Pomme-6 and the IGRF parent models were first validated against the CHAMP data from which they were produced. Subsequently, they were validated against Ørsted scalar data. The latter constitutes a truly independent validation since Ørsted data was neither used in the production of these models, nor in the production of Pomme-5 which played a role as a reference model in the data selection and in the linearization of the inverse problem. Table 1 displays the residuals of satellite data against Pomme-6 and the two CHAMP-only parent models from which our candidates for IGRF-11 were derived. A slight reduction in RMS in all vector components is observable from the earlier to the later period due to the declining solar cycle. The Ørsted scalar data indicate a systematic bias of 1.4 nT against the later parent model, and a slightly lower average bias of 0.9 nT against Pomme-6 where the entire period since 2000 is taken into account. The zero scalar residual of the Ørsted vector data for the earlier period indicates that the discrepancy only emerges after the failure of the Ørsted vector magnetometer. Note that the residuals are not weighted for spatial coverage. Thus, the contribution from high-latitude measurements is disproportionately large. All residuals are calculated as measurement minus model value.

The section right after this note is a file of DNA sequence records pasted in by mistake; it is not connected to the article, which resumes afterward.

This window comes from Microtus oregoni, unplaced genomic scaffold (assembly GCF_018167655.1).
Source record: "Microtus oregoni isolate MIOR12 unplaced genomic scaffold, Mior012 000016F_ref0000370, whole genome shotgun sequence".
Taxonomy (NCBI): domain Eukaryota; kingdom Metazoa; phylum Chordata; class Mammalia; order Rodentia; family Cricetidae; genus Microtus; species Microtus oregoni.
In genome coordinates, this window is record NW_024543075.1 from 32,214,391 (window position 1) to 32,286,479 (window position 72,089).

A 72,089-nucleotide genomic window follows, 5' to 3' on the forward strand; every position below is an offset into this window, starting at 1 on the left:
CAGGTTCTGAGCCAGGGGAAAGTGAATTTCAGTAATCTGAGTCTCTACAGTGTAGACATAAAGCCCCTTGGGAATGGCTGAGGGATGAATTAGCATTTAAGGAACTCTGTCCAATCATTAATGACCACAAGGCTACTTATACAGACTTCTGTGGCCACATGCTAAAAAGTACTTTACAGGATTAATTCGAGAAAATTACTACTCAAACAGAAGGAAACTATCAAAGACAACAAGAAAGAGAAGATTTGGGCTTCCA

Table 1. Summary of data selection criteria. Here, am and Dst are magnetic indices, IMF-By and IMF-Bz are the vector components of the interplanetary magnetic field in Geocentric Solar Magnetospheric (GSM) coordinates at the bow shock (http://omniweb.gsfc.nasa.gov/hw.html) and Em is the merging electric field (Kan and Lee, 1979). By mid latitudes we mean track segments covering −60° to 60° geomagnetic latitude and high latitudes refers to overlapping tracks at < −50° and >50° geomagnetic latitude.

The global distributions of CHAMP vector component residuals against the two CHAMP-only parent models are displayed in Fig. 1. The scalar residuals for CHAMP and independent Ørsted data are shown in Fig. 2. The Ørsted residuals show a consistent positive offset of about 1 nT, meaning that Ørsted measures a stronger field than the models predict for that altitude. This is consistent with the derived mean values in Table 2.

Fig. 1.
figure 1

Vector component residuals of the two CHAMP-only parent models against the data that were used to estimate the model coefficients. Longitude range is −180° to + 180°. The small-scale “bubbly” features are due to unmodeled crustal field beyond the model cut-off at degree 40. These features are stronger in the column on the right side due to the lower altitude of the CHAMP satellite. Furthermore, one can see that the residuals are significantly more noisy (striped patterns) in the earlier years represented in the left column. This solar activity dependent difference is clearly visible despite the rigorous data selection criteria employed.

Fig. 2.
figure 2

Scalar residuals of the two CHAMP-only parent models against CHAMP scalar data (top row) and independent Ørsted scalar data (bottom row).

Table 2. Residuals of satellite observations against Pomme-6 and the two CHAMP-only parent models from which our candidates for IGRF-11 were derived.